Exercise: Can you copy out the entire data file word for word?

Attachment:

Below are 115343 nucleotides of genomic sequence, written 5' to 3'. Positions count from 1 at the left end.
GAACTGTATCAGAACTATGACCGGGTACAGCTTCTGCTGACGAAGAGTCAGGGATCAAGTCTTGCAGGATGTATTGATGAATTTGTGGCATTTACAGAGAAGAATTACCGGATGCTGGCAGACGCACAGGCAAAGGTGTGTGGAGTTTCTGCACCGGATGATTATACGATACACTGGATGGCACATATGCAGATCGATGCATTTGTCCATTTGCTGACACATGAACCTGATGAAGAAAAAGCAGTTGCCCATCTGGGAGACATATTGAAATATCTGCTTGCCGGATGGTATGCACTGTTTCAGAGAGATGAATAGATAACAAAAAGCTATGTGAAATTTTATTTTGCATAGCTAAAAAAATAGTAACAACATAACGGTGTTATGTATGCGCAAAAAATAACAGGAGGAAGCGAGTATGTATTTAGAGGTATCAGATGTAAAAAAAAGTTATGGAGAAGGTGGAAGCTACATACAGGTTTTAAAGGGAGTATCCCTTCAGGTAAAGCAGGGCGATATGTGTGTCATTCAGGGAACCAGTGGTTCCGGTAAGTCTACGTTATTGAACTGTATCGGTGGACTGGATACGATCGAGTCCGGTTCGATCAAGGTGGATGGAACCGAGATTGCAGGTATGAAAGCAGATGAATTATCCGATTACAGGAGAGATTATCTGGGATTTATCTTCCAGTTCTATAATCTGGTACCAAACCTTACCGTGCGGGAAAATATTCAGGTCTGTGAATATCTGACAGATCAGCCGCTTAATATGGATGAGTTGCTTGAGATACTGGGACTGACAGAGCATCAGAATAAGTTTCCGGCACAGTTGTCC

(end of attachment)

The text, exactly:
Below are 115343 nucleotides of genomic sequence, written 5' to 3'. Positions count from 1 at the left end.
GAACTGTATCAGAACTATGACCGGGTACAGCTTCTGCTGACGAAGAGTCAGGGATCAAGTCTTGCAGGATGTATTGATGAATTTGTGGCATTTACAGAGAAGAATTACCGGATGCTGGCAGACGCACAGGCAAAGGTGTGTGGAGTTTCTGCACCGGATGATTATACGATACACTGGATGGCACATATGCAGATCGATGCATTTGTCCATTTGCTGACACATGAACCTGATGAAGAAAAAGCAGTTGCCCATCTGGGAGACATATTGAAATATCTGCTTGCCGGATGGTATGCACTGTTTCAGAGAGATGAATAGATAACAAAAAGCTATGTGAAATTTTATTTTGCATAGCTAAAAAAATAGTAACAACATAACGGTGTTATGTATGCGCAAAAAATAACAGGAGGAAGCGAGTATGTATTTAGAGGTATCAGATGTAAAAAAAAGTTATGGAGAAGGTGGAAGCTACATACAGGTTTTAAAGGGAGTATCCCTTCAGGTAAAGCAGGGCGATATGTGTGTCATTCAGGGAACCAGTGGTTCCGGTAAGTCTACGTTATTGAACTGTATCGGTGGACTGGATACGATCGAGTCCGGTTCGATCAAGGTGGATGGAACCGAGATTGCAGGTATGAAAGCAGATGAATTATCCGATTACAGGAGAGATTATCTGGGATTTATCTTCCAGTTCTATAATCTGGTACCAAACCTTACCGTGCGGGAAAATATTCAGGTCTGTGAATATCTGACAGATCAGCCGCTTAATATGGATGAGTTGCTTGAGATACTGGGACTGACAGAGCATCAGAATAAGTTTCCGGCACAGTTGTCC